Like all cereals, barley has been progressively bred and developed from former wild grasses. In this case, the process has been going on since Neolithic times around 10,000 years BC. There is evidence to suggest that not only was barley a staple for the early farmers in the Middle East, but they also used it to make beer. Barley seems to have grown for millenia throughout the Northern Hemisphere from Korea and Tibet to Europe and the Near East.

There are several separate barley species and many varieties. "Two-Row" species represent the majority, "Six-Row" species result from a genetic mutation and an ancient species known as "Naked Barley" is so-called because the seed is hull-less, making it easier to process in the food industry. All are grown in the UK, but the latter two supply only niche markets.

The main uses for the "Two-Row" species are for animal feed and for malting purposes and many varieties have been developed to amplify desirable traits; particularly yields. The modern barley is expected to produce 8-9 tonnes per hectare; less than wheat, but cheaper to grow. Roughly half of UK barley is winter sown, giving greater yield but poorer quality and most goes for animal feed. In less temperate countries it is only possible to grow spring varieties because barley cannot tolerate cold winters. Spring sown varieties are mainly aimed at the Malting barley market and attract a premium. An advantage for the grower is that malting barleys need lower levels of protein to assist fermentation and therefore require less nitrogen fertiliser.

Malting barley is used in beer and whisky making and also in a variety of food products. In recent years an old species, Maris Otter, has been revived and refined by H Banham & Robin Appel Ltd. primarily for the real ale market and now commands a premium world-wide.

It is high time that barley was also recognised as a health food, because, when grown on mineral-rich soils, it produces high levels of Beta-Glucans (dietary fibre) and selenium, phosphorus, manganese and copper. It can be made into bread, biscuits and breakfast cereals and has the capacity to reduce the incidence of many chronic diseases in the human population, such as heart disease, cancer and diabetes.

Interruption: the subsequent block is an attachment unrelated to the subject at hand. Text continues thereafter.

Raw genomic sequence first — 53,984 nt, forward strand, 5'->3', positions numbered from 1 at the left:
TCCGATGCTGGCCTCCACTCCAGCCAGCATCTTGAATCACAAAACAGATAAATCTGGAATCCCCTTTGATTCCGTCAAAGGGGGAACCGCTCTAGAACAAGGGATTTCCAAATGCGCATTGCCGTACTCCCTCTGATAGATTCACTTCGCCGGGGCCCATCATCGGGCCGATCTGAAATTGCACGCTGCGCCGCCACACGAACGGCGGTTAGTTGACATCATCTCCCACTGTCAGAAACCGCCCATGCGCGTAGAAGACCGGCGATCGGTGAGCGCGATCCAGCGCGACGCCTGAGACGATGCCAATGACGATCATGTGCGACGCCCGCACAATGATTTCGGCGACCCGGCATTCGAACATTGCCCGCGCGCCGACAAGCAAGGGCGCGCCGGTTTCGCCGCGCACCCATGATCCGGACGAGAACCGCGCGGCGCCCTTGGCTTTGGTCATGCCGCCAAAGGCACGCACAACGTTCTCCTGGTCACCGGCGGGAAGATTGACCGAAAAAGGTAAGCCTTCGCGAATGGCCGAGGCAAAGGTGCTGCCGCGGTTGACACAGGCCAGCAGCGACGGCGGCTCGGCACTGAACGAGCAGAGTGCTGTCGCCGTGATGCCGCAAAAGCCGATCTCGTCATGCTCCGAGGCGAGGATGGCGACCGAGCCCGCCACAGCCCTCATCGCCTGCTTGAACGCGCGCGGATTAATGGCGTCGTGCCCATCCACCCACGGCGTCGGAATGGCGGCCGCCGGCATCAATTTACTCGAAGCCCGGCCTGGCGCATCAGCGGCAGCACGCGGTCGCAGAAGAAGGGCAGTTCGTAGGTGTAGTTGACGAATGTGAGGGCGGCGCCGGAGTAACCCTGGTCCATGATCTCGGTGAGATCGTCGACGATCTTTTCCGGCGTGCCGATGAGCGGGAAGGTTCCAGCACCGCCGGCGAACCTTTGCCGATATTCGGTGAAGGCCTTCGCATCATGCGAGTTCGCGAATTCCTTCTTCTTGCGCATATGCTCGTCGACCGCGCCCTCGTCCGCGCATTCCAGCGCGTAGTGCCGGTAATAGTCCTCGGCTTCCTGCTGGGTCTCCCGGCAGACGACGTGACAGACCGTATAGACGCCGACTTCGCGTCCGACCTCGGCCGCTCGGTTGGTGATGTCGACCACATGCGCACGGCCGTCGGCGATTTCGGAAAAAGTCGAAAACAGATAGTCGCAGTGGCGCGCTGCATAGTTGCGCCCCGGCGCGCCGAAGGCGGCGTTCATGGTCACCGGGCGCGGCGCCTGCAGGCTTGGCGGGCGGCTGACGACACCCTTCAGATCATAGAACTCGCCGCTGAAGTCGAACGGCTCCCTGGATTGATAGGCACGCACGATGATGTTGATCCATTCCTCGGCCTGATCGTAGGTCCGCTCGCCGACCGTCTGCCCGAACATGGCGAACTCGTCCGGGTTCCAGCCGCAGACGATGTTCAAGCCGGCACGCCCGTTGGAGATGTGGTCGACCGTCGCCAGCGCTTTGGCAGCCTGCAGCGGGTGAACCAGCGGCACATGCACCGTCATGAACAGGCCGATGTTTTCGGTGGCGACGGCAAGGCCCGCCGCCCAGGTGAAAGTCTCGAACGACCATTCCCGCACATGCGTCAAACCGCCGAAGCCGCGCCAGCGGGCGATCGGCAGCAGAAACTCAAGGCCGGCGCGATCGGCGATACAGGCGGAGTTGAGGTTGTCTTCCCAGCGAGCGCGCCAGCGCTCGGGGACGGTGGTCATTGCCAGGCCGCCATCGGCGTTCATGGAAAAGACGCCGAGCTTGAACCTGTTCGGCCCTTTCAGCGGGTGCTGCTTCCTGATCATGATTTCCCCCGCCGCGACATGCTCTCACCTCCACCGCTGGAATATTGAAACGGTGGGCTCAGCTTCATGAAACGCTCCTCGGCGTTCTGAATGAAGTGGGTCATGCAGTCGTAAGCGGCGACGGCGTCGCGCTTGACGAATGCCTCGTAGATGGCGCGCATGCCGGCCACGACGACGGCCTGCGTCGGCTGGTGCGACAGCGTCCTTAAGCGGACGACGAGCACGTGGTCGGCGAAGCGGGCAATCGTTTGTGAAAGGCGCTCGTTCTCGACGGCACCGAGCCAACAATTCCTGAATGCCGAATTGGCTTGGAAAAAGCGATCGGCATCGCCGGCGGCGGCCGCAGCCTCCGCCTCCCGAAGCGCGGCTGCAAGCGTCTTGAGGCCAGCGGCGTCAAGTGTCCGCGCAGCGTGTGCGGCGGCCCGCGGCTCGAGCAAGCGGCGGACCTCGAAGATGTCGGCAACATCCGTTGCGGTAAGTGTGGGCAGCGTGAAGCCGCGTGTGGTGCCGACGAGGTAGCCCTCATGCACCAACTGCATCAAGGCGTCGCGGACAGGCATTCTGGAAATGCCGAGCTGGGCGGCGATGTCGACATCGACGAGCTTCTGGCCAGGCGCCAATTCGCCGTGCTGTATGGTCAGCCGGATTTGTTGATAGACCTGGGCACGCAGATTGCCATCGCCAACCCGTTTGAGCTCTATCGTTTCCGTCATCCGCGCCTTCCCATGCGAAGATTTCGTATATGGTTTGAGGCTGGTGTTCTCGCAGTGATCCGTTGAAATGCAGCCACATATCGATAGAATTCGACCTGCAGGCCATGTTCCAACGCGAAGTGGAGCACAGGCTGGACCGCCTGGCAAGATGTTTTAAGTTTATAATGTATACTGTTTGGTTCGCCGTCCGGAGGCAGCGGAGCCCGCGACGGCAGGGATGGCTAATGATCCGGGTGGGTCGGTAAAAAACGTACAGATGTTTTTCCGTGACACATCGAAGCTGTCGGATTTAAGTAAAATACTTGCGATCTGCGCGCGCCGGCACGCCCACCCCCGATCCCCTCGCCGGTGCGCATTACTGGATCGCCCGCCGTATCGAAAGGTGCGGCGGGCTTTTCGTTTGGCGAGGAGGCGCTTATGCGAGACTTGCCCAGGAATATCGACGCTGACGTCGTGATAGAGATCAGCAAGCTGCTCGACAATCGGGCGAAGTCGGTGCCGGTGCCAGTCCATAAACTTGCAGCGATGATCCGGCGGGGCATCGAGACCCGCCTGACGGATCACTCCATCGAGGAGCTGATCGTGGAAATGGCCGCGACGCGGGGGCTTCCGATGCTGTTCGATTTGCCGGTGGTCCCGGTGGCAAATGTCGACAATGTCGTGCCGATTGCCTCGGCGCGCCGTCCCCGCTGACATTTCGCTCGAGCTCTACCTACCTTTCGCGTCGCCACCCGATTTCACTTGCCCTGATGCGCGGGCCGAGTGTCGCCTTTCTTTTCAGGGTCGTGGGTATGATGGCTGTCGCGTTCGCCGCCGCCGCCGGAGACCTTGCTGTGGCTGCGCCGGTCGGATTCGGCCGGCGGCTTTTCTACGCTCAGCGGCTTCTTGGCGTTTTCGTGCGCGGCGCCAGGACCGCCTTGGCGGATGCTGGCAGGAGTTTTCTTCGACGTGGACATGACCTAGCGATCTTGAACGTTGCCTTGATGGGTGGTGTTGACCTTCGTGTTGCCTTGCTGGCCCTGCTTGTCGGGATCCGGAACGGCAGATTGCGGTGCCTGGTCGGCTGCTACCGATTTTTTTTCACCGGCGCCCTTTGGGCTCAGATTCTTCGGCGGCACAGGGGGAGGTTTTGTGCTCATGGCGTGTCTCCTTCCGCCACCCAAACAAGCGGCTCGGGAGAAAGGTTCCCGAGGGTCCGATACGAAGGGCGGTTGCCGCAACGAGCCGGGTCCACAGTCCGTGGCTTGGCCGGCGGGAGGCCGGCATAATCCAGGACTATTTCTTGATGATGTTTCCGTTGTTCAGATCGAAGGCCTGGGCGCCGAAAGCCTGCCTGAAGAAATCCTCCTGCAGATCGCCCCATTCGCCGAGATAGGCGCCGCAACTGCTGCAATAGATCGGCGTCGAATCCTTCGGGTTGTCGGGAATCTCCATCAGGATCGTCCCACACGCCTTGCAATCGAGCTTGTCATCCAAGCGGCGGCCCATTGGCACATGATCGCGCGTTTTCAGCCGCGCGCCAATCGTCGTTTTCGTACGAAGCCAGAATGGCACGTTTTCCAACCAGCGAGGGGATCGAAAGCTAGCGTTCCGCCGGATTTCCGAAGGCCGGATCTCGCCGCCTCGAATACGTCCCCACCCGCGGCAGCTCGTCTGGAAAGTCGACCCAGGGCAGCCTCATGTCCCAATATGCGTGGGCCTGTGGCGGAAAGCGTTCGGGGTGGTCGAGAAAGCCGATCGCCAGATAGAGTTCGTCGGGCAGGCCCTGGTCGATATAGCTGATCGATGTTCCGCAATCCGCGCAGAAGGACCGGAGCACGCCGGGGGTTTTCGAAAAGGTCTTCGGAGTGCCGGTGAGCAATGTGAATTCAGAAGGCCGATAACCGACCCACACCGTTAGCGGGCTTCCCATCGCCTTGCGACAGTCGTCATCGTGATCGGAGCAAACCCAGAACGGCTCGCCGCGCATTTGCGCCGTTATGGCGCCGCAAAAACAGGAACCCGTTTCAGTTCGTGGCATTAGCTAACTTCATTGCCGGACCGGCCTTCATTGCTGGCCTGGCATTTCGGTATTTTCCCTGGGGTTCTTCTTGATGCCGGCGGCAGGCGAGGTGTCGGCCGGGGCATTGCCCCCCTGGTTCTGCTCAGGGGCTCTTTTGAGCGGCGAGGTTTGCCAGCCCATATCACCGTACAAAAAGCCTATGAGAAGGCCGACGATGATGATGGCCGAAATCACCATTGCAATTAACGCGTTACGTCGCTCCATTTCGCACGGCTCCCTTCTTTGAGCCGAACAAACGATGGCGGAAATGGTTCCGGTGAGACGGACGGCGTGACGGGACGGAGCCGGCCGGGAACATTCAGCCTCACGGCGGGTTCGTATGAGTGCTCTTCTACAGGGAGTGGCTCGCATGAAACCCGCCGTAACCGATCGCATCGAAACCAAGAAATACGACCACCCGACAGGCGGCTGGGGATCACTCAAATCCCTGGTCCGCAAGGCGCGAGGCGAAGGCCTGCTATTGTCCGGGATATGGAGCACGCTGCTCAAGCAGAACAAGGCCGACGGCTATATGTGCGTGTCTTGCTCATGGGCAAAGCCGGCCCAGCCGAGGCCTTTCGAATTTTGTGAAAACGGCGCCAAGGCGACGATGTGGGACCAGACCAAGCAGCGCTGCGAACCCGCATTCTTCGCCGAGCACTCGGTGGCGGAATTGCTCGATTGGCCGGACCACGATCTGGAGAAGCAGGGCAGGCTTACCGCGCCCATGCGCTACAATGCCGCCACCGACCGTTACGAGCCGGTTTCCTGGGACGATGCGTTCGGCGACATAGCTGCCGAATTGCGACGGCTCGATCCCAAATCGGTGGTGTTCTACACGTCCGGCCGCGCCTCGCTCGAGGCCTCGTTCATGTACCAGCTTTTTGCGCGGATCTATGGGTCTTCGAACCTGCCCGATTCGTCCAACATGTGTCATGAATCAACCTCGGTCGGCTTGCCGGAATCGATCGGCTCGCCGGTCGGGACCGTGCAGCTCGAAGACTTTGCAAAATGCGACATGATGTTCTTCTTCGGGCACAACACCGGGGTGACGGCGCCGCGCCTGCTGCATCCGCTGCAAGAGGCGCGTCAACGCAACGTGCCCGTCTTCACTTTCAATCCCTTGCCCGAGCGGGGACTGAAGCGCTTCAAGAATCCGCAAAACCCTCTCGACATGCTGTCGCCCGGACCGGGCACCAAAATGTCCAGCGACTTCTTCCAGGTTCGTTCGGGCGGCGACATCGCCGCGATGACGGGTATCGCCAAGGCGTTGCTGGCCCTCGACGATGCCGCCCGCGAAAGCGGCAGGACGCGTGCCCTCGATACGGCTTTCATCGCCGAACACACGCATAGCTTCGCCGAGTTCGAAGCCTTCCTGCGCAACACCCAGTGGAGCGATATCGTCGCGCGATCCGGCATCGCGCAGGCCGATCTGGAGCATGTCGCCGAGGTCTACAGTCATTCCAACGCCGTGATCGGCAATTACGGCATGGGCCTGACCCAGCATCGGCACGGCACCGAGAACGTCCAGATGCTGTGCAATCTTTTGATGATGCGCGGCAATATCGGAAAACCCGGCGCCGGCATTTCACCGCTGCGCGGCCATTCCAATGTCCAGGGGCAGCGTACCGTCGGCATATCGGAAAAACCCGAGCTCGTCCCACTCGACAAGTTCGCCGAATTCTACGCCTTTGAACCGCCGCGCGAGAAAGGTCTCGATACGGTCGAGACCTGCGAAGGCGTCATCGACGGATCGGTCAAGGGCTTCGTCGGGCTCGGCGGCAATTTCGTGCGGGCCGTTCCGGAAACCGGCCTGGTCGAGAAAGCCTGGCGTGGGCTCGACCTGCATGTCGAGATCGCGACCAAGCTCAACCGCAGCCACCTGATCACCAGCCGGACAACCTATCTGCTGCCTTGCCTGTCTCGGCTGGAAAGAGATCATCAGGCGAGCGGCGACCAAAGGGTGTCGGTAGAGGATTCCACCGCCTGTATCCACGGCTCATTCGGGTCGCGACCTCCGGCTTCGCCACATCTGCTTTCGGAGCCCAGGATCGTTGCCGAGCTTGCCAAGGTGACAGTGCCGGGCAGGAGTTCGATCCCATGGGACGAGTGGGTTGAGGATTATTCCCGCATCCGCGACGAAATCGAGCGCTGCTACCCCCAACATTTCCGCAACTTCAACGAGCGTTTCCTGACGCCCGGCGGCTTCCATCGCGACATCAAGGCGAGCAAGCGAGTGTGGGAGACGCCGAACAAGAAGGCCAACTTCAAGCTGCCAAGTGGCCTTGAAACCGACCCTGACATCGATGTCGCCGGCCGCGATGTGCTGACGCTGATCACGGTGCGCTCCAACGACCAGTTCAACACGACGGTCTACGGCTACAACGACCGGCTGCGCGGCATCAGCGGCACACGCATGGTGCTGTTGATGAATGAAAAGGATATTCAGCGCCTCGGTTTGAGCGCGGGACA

The Dressing Process

Field Science tailored mineral dressings are always based on detailed soil analysis of the field to be treated. A member of our technical team will visit your farm to discuss and identify where we can help. Soil samples are then taken and the tailored dressings are based on the independent laboratory’s results.

The dressings are available in two concentrations:

1 Year Dressing is cheaper per acre and is essential if the soil is ploughed after harvest or if the soil is extremely sandy.

Full Dressing is formulated to last for 2 - 3 seasons from application (subject to nutrient retention qualities of the field). This dressing is cheaper in the long run given the longevity and the cost of application only once every 2 - 3 years but the soil must not be ploughed during this time. Min-tillage is perfectly acceptable.

The best time for application is just after emergence in the case of spring barley and February/March for winter sown barley. This avoids any particularly wet weather.

The application rate is usually 25kg per hectare (10kg/ac) and the most effective method of application is to use an electric spinner (slug-pelleter) on a quad bike. The dressings are packed in 25kg bags, clearly labelled with the farm details, field name, application rate and bag weight.